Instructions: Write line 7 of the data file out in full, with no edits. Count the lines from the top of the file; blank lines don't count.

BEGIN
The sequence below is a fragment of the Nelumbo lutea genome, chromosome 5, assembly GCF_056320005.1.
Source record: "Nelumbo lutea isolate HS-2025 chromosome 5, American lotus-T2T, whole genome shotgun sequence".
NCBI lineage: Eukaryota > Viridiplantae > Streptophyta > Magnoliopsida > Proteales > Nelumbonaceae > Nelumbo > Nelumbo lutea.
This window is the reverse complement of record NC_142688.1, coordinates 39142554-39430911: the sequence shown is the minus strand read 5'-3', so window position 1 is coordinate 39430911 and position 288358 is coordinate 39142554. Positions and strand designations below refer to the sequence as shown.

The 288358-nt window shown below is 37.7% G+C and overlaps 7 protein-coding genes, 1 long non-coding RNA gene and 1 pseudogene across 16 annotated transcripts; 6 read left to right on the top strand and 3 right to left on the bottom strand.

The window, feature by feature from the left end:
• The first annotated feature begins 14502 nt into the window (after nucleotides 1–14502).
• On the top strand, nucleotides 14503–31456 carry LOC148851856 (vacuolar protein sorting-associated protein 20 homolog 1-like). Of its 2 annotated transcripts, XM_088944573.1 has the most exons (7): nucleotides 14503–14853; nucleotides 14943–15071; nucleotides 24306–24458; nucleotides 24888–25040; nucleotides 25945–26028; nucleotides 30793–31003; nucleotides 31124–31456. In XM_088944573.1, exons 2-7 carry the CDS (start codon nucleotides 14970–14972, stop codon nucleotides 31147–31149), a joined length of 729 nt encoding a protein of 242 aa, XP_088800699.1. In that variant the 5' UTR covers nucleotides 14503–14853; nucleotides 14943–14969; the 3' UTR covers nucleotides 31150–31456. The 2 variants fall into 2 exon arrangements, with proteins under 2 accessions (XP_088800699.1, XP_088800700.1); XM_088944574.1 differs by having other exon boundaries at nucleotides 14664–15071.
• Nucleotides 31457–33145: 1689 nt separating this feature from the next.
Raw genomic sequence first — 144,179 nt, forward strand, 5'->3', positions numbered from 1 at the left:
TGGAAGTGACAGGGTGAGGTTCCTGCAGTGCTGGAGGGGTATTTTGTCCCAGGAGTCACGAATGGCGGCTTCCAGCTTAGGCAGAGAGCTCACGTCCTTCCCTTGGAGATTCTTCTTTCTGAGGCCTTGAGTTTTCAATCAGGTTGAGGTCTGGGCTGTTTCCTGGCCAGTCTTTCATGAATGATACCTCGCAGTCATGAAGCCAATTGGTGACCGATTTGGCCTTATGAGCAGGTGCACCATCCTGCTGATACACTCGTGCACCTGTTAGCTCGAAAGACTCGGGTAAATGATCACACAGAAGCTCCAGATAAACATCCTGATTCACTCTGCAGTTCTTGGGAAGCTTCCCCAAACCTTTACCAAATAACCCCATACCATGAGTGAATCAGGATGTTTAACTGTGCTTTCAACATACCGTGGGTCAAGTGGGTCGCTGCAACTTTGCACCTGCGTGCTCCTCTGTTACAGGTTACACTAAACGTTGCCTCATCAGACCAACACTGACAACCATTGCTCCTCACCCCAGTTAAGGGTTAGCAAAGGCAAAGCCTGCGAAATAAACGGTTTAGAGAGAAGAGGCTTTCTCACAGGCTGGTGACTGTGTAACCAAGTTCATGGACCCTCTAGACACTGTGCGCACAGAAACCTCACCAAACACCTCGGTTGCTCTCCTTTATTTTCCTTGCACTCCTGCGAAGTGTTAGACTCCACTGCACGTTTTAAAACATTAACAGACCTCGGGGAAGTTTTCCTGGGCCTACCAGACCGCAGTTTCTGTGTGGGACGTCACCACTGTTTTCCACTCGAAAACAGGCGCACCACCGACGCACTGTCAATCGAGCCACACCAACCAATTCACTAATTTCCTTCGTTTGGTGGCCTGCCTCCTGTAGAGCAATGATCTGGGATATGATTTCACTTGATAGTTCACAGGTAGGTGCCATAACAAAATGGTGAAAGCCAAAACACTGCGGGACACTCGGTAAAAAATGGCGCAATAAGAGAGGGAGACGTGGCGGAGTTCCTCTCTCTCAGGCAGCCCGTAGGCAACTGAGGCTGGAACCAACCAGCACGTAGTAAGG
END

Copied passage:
• The first annotated feature begins 14502 nt into the window (after nucleotides 1–14502).